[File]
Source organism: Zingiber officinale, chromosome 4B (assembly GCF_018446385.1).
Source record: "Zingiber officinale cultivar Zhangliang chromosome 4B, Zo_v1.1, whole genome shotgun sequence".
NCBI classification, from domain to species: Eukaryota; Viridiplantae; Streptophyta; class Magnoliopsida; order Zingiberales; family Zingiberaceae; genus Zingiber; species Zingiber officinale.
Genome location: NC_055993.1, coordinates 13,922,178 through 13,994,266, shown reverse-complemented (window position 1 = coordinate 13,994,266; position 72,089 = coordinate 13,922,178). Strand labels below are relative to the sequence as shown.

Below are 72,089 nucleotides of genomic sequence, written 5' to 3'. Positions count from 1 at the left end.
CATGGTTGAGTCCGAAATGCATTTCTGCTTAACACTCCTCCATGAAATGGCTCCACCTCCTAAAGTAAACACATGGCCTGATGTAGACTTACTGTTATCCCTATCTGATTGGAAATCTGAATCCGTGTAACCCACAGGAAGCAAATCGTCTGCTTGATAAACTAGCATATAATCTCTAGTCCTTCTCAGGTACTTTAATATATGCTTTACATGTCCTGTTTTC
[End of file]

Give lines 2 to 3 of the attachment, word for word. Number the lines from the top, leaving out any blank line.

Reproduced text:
Source record: "Zingiber officinale cultivar Zhangliang chromosome 4B, Zo_v1.1, whole genome shotgun sequence".
NCBI classification, from domain to species: Eukaryota; Viridiplantae; Streptophyta; class Magnoliopsida; order Zingiberales; family Zingiberaceae; genus Zingiber; species Zingiber officinale.